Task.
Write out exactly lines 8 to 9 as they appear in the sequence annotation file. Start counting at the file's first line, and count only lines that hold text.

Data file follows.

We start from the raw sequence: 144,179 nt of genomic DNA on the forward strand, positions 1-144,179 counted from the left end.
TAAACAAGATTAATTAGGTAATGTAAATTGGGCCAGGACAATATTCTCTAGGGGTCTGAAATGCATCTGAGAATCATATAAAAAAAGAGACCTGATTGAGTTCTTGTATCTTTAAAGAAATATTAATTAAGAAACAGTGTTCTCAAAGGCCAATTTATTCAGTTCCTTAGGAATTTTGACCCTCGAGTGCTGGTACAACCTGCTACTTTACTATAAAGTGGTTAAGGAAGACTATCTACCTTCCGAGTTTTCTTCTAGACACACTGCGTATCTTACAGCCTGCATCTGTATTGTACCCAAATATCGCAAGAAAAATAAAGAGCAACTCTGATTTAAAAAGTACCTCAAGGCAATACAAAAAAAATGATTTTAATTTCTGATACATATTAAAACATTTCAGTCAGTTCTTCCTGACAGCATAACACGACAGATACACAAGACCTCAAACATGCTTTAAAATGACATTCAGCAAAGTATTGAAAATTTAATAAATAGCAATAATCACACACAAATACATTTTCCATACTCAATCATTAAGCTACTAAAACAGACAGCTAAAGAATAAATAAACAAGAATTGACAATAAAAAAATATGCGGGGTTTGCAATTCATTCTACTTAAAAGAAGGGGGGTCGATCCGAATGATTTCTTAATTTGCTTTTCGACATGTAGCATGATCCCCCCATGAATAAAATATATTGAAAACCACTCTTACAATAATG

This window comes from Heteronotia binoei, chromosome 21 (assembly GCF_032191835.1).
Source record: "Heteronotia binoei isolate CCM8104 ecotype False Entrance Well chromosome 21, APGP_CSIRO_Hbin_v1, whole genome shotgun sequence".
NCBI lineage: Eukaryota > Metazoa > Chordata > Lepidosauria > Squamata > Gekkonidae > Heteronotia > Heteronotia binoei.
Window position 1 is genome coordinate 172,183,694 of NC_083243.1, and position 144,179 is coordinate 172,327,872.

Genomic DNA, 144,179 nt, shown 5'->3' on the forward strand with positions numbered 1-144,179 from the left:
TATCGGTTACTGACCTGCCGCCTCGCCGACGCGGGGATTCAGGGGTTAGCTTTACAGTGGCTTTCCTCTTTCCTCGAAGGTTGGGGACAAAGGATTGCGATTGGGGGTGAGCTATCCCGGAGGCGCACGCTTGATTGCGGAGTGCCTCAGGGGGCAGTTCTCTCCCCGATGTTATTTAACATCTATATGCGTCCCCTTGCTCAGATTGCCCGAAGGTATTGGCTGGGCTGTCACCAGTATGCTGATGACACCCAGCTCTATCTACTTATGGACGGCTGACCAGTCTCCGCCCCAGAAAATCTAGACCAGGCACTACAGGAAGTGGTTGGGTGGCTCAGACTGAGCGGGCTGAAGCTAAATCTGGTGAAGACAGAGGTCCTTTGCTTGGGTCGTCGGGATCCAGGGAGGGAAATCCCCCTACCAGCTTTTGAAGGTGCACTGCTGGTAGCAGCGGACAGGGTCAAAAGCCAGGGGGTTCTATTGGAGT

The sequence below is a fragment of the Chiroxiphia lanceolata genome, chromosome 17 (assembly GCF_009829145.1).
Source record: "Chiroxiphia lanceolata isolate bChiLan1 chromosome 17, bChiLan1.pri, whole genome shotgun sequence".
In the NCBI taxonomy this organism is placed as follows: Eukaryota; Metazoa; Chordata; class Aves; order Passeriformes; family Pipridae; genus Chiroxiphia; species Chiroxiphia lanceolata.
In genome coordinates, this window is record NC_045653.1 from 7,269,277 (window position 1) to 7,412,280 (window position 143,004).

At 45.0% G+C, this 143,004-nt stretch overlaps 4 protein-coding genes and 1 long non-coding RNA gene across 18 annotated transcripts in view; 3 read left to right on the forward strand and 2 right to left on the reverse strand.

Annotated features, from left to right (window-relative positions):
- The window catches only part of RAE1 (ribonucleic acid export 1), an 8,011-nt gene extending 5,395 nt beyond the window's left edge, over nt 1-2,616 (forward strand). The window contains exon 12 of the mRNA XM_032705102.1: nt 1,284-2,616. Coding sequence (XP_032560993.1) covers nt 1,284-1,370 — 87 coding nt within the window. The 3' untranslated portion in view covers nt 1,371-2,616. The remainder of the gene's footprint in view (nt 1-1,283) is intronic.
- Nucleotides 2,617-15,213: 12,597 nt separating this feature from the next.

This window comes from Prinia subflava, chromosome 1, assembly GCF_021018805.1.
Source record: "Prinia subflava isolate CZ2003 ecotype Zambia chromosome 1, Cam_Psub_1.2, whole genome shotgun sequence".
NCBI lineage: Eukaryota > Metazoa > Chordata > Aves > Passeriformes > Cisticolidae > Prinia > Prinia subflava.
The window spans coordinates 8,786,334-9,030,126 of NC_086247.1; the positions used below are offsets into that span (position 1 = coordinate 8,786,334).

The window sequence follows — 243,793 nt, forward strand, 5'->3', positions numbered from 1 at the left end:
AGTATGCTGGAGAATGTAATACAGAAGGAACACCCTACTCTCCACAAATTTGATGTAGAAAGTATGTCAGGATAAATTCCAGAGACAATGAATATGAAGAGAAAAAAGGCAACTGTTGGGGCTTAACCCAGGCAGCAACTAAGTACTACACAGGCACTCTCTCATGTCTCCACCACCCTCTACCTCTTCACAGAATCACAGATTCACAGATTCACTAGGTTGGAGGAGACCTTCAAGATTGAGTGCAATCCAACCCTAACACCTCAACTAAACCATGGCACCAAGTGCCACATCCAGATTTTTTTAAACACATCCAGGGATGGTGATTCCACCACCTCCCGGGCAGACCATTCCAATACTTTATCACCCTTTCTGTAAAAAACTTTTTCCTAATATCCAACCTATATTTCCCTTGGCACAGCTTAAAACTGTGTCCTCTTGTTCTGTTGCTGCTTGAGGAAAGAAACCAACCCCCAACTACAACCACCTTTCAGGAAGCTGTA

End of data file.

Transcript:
TATCGGTTACTGACCTGCCGCCTCGCCGACGCGGGGATTCAGGGGTTAGCTTTACAGTGGCTTTCCTCTTTCCTCGAAGGTTGGGGACAAAGGATTGCGATTGGGGGTGAGCTATCCCGGAGGCGCACGCTTGATTGCGGAGTGCCTCAGGGGGCAGTTCTCTCCCCGATGTTATTTAACATCTATATGCGTCCCCTTGCTCAGATTGCCCGAAGGTATTGGCTGGGCTGTCACCAGTATGCTGATGACACCCAGCTCTATCTACTTATGGACGGCTGACCAGTCTCCGCCCCAGAAAATCTAGACCAGGCACTACAGGAAGTGGTTGGGTGGCTCAGACTGAGCGGGCTGAAGCTAAATCTGGTGAAGACAGAGGTCCTTTGCTTGGGTCGTCGGGATCCAGGGAGGGAAATCCCCCTACCAGCTTTTGAAGGTGCACTGCTGGTAGCAGCGGACAGGGTCAAAAGCCAGGGGGTTCTATTGGAGT

The sequence below is a fragment of the Chiroxiphia lanceolata genome, chromosome 17 (assembly GCF_009829145.1).